I don’t think that I have ever met an educator or student who loves high stakes testing. Regardless, many will return to school post-spring break with a date in mind…the day of the test. For months, struggling kids have been pulled from electives for reinforcement in efforts to help them pass because passing can be the difference between moving the the next grade or even graduating. That collective score can be the difference between a school remaining open or closed. I have friends working in schools that are at that level where the state takes over and it’s not fun. The pressure of testing is real.
While the stakes are high, we do have the power to refrain from ridiculousness. Below are a couple of terrible mistakes of high stakes test prep that I have unfortunate first hand experience with.
1. Mandated Tutorials for Everyone
My nephew, a 3rd grader, is in the grade where testing determines his advancement to 4th grade. I’ve written on many occasions about the test prep environment of his school. He’s even required to attend mandatory after school tutorials along with every other student in his grade level, regardless of ability. He’s even been told that if he does not attend, he will not be allowed to go on the 3rd grade field trip and will stay at school to do more worksheets instead. Their hour long after school tutorials are nothing more than istation and think through math, two computer based free state provided resources. To add insult to injury, he is also pulled twice a week to go do more prep in another room on the days that he does not have after school tutoring.
(I literally just learned about the mandated in-school tutoring and to say that I am mad is an understatement. Every student doesn’t go to in -school tutoring and he doesn’t need it. Why is he being pulled??? The only reason that I can even think of is that he fits a targeted sub-group and that annoys the heck out of me even more!!!)
2. Blended Learning Gone Bad
Last year, we had an idea to have students create an entire site of resources by standard. In after school enrichment, they were developing videos, interactive content and even a blog where they were sharing their learning. We called it ibluemath.com and kids were excited about it. It was their baby and unfortunately was cut short due to an administrative mandate. In efforts to reach every student, our idea was not only scratched but changed so much that it was a completely different project.
Basically, the student created resource library that we were building was hijacked to be a teacher generated resource for all students to view during the school day. Students were free to “learn” based on their needed standard with an assessment being their ticket to mastery. To be clear, this was every student…all 700+ of them watching videos instead of learning through active experiences. While this method did allow students to have access to instruction that they were not getting in their classroom, it was painful to watch because it went against everything that I know about student learning. This one still hurts big time and I’ve disabled the site since.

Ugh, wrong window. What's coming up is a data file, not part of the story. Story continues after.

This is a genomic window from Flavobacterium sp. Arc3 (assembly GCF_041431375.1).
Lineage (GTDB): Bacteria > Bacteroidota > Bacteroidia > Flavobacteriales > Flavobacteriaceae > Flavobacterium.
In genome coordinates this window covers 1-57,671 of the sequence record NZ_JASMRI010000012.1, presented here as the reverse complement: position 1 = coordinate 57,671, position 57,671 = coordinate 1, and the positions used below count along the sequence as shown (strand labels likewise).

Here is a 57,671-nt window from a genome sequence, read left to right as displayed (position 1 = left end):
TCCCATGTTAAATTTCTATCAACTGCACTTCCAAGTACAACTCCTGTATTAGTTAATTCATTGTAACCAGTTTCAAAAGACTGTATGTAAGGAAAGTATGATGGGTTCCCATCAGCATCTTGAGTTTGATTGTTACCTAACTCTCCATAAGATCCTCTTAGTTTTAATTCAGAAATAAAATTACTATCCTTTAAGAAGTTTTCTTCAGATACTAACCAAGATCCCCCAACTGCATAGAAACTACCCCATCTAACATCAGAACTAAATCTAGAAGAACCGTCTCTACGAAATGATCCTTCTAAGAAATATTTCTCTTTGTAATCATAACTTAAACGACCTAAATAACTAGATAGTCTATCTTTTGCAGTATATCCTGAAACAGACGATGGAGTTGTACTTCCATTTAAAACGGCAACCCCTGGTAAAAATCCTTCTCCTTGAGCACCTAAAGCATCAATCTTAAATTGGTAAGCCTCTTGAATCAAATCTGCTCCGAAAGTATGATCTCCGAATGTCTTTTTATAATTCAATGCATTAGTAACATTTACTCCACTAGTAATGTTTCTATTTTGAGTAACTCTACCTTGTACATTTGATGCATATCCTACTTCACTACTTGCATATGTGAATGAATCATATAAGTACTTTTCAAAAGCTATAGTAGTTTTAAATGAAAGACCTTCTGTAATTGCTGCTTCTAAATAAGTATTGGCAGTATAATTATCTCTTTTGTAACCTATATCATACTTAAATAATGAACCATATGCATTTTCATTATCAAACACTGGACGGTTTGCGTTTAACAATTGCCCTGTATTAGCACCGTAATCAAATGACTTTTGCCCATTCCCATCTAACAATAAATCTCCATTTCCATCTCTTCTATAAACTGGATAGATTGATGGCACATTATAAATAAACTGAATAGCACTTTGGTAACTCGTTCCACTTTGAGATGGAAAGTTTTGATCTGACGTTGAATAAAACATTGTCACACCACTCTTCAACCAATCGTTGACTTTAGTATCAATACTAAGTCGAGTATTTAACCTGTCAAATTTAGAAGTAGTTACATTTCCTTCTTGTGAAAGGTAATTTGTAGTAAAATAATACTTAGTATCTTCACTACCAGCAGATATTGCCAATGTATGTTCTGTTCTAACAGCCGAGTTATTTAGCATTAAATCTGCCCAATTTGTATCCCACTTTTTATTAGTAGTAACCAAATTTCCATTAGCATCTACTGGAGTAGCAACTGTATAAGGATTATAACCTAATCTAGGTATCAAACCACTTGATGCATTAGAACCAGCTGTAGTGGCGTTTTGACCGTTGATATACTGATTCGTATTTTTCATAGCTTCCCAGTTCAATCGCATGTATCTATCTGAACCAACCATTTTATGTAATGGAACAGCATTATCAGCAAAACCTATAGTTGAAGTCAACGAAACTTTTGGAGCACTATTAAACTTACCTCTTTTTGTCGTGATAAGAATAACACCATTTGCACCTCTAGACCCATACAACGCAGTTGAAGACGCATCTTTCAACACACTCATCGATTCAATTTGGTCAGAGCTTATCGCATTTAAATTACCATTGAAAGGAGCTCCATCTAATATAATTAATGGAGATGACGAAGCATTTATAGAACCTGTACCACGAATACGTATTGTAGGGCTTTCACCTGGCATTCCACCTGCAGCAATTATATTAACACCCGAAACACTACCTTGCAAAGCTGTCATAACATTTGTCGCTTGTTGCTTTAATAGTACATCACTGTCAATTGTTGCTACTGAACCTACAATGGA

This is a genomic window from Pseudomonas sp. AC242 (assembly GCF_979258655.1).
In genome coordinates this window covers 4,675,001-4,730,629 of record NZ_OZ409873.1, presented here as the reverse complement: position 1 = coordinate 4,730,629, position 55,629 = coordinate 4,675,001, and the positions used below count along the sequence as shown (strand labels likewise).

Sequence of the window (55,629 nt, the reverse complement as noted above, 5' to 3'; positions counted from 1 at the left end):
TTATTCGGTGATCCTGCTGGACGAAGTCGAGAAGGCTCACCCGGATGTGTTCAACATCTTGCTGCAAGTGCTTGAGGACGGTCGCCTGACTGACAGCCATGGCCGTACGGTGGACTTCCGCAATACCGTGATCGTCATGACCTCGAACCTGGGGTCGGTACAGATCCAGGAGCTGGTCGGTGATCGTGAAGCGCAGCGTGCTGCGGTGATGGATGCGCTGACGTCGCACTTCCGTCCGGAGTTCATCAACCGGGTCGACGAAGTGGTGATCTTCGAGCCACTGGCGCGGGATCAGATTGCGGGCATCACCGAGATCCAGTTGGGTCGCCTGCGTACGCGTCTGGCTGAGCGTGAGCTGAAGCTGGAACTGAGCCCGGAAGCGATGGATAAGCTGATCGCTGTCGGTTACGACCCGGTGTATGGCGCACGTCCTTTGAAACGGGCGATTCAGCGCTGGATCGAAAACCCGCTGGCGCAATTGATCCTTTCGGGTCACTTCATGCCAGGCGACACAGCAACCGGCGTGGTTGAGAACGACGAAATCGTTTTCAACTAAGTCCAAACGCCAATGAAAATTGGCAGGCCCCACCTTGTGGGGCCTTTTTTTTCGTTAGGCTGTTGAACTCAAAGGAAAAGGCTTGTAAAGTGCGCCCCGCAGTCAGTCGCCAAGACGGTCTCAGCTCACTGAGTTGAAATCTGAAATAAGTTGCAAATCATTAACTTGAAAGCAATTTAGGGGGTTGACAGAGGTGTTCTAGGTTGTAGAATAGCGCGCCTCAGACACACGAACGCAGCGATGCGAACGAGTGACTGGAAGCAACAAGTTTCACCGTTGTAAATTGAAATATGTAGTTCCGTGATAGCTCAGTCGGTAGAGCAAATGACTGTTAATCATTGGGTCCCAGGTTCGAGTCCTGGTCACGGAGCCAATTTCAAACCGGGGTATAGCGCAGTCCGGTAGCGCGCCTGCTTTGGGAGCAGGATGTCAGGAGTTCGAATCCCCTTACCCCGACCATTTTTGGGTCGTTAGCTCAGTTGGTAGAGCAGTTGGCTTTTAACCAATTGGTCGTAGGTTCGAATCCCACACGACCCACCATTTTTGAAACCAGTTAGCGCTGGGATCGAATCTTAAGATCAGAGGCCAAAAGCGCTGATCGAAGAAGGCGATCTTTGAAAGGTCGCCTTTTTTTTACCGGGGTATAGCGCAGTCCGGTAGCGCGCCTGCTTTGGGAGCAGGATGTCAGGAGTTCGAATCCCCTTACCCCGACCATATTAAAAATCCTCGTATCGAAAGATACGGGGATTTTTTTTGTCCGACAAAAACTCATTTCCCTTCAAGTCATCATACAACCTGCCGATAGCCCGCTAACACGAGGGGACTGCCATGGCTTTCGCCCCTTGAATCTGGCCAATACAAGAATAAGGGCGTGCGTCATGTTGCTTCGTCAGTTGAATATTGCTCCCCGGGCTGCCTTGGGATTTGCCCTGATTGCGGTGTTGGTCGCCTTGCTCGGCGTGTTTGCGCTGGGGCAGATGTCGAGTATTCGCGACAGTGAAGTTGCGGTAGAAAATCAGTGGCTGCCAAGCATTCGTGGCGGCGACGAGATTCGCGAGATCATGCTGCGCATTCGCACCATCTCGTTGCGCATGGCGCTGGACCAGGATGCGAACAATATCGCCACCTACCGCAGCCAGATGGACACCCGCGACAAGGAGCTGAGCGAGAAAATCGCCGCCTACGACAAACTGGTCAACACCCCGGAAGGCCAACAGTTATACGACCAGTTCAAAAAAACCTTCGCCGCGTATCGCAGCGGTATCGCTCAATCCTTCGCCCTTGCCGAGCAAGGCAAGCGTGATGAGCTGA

3. See it in Class but Do it During Enrichment
I literally watched the most amazing inquiry based science lesson that I’ve ever seen take place on a Saturday during enrichment. I asked the teacher if kids were able to do this in class and her response was that they were not. She went on to add that they had no time and that’s how they got more students to come to school on a Saturday. I could not believe my ears and all that I kept thinking was how much those students could have been impacted if they were allowed to experience the lesson during class in the first place. I talked to a few other teachers at other schools and the conversations were no different. They planned “enrichment time” to be hands-on, active and technology filled but chose to give direct instruction in class only. Even typing this sounds ridiculous! Why would you do this????
It’s After Spring Break…Now What
First of all, don’t use any of the above ideas that I’ve listed and if those were your plans, please rethink them. As you consider how you might review, I would suggest that you make it as student driven as possible. Turn the teaching over to students and let them do it. This is especially effective if students are researching to teach in areas of weakness. Let them create a board game of their own problems and play. You’d be surprised how well they incorporate real experiences into their process. You don’t have to do “test formatted” questions. Students will have a better chance at success the more that they know and are able to think. Don’t discount the power of that.
Whatever you do, keep it active and give kids options that suit their individual needs. If the learning isn’t student driven, they aren’t learning…period.